News:

This discussion group is best enjoyed using Google Chrome, Firefox or Safari.


Thomas Dai

  • Karma: +0/-0
Re: Unraked Bunkers?
« Reply #25 on: May 17, 2017, 10:16:59 AM »

Mark_Fine

  • Karma: +0/-0
Re: Unraked Bunkers?
« Reply #26 on: May 17, 2017, 10:21:10 AM »
This is a tough one because the argument to not rake bunkers could extent to not fill divots in the fairways, to not fix ball marks on greens, to … Where does it end?  I have seen golfers climb up the faces of steep bunkers to exit and then leave their six inch deep footprints un-raked!  Not sure that was what the architect intended.  I am not one who ever uses the word "fair" or "unfair" especially when it comes to hazards.  That said, common sense does need to prevail at times and sometimes rub of the green and play it as it lies is more than any golfer should expect to have to deal with.  So what does that mean?  One example - my fellow competitor’s ball landed in a bunker right next to a hornet’s nest in the sand.  I gave him a free drop in a safer part of the bunker.  We never discussed it with the “rules officials” and luckily for us, no one called it in from home ;) [/size]

Kalen Braley

  • Karma: +0/-0
Re: Unraked Bunkers?
« Reply #27 on: May 17, 2017, 10:30:10 AM »
Sean,


I did read it actually.  The part I was addressing was this part of the comment he made just before that:

"if it is unfair for everyone in the same way".
The reality is, it is never unfair for everyone in the same way...
« Last Edit: May 17, 2017, 10:33:59 AM by Kalen Braley »

Sean_A

  • Karma: +0/-0
Re: Unraked Bunkers?
« Reply #28 on: May 17, 2017, 11:02:41 AM »
Sean,


I did read it actually.  The part I was addressing was this part of the comment he made just before that:

"if it is unfair for everyone in the same way".
The reality is, it is never unfair for everyone in the same way...


Okay...if you don't think the two paragraphs are connected...no worries. 


Ciao
New plays planned for 2024: Ashridge, Kennemer, de Pan, Blackmoor, Eindhoven, Hilversumche, Royal Ostend, Winterfield & Alnmouth

Kyle Harris

  • Karma: +0/-0
Re: Unraked Bunkers?
« Reply #29 on: May 17, 2017, 11:07:58 AM »
Bunkers are classified as bunkers, the word hazard is within the defintion (and would be removed in the 2019 revisions as water hazards now become "Penalty Areas"), however they are within their own category as per the definition.

I was inelegant in my statement because I am simply making the distinction between bunker and water hazard. The term "hazard" is redundant within the rules and in fact, the defintion of hazard simply refers to the other two.

Skip the unnecessary step, easy enough.

You have bunkers.
You have water hazards.

Same statements otherwise apply.
http://kylewharris.com

Constantly blamed by 8-handicaps for their 7 missed 12-footers each round.

Thank you for changing the font of your posts. It makes them easier to scroll past.

Sean_A

  • Karma: +0/-0
Re: Unraked Bunkers?
« Reply #30 on: May 17, 2017, 11:34:53 AM »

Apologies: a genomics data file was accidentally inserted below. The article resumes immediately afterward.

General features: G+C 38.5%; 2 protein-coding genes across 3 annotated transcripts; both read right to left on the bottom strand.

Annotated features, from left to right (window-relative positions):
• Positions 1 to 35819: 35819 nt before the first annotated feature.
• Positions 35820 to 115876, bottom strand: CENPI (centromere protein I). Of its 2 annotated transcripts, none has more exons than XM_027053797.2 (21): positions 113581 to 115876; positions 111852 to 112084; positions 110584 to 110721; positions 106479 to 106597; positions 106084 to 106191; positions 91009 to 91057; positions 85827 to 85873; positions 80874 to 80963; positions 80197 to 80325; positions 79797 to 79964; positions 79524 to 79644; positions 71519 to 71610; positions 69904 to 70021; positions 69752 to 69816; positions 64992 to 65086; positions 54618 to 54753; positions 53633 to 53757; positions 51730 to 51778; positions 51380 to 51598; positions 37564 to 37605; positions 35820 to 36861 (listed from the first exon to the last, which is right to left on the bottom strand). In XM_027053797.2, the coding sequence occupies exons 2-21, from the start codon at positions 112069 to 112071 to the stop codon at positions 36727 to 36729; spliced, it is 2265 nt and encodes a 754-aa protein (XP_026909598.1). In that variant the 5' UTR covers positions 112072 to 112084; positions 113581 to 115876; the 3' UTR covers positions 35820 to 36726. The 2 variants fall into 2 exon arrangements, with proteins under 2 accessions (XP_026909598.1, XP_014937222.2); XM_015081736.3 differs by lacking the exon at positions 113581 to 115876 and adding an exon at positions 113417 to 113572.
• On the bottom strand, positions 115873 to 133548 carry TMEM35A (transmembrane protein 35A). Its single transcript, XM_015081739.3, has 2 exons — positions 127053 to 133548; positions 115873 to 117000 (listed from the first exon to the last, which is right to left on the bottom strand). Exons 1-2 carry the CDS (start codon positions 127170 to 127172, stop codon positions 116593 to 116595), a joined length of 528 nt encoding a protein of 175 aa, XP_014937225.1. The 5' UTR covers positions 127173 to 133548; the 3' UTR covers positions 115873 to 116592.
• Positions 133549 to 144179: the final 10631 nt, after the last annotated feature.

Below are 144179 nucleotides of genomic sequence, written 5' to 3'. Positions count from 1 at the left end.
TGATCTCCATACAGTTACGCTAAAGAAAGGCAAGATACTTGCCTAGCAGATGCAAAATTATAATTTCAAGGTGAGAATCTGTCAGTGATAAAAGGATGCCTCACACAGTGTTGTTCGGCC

Kyle

Thanks.  I can appeciate the sentiment that bunkers are meant to be played from and I do believe most golfers treat sand this way (even if out of  sense of obligation much like guys will hack out of crap without much hope of being much better off than taking a drop), but drops can be taken anywhere on the course with a penalty stroke.  And water hazards are allowed the distance gained.  What is the benefit of taking away distance for a drop from a bunker and/or not allowing a drop as it is done on the remainder of the course? Why should a bunker drop be a more severe penalty than a water hazard?  This wasn't always the case, what is the theory behind the added penalty for bunkers...as if a penalty shot isn't enough such as is the case for water? It is interesting to me that people could be so hard line about this topic when it is an anomoly in golf.

Ciao
New plays planned for 2024: Ashridge, Kennemer, de Pan, Blackmoor, Eindhoven, Hilversumche, Royal Ostend, Winterfield & Alnmouth

V. Kmetz

  • Karma: +0/-0
Re: Unraked Bunkers?
« Reply #31 on: May 17, 2017, 12:12:05 PM »
Ideally, unraked...


As an organic historical feature, they were/are a thing to be avoided for one or all of the following:


  • they are a trap door below sight line for subsequent play...
  • that possibly confines, alters or altogether thwarts a standard swing of the club...
  • that is a "change of surface," commanding a swing/playing skill not widely enjoyed... ([size=78%]this is how I suppose the not-grounding the club thing got started, because the historical golfer recognized that here, grounding the club, could improve the lie, something verboten out on the grass[/size][/size][size=78%]).[/size]


So, in the original sense they are a hazard, a capricious obstacle to the standard play of the hole.


Nowadays though, as an engineered feature of design with a bevy of rules pertaining to their definition and use, too many concurrent and slow-paced design changes would have to take place for golfers to be satisfied/embrace such a rule... I don't mind playing it as "you get what you get; that's golf" ...but I recognize that many golfers, playing for fun, for friendlies or for treasure feel that coming up to a ball impeded or stopped by a footprint is no fun at all. Rethinking bunker design, compaction level, and materials would have to synchronize or match such an allowance.
cheers
vk

"The tee shot must first be hit straight and long between a vast bunker on the left which whispers 'slice' in the player's ear, and a wilderness on the right which induces a hurried hook." -

Thomas Dai

  • Karma: +0/-0
Re: Unraked Bunkers?
« Reply #32 on: May 17, 2017, 12:37:20 PM »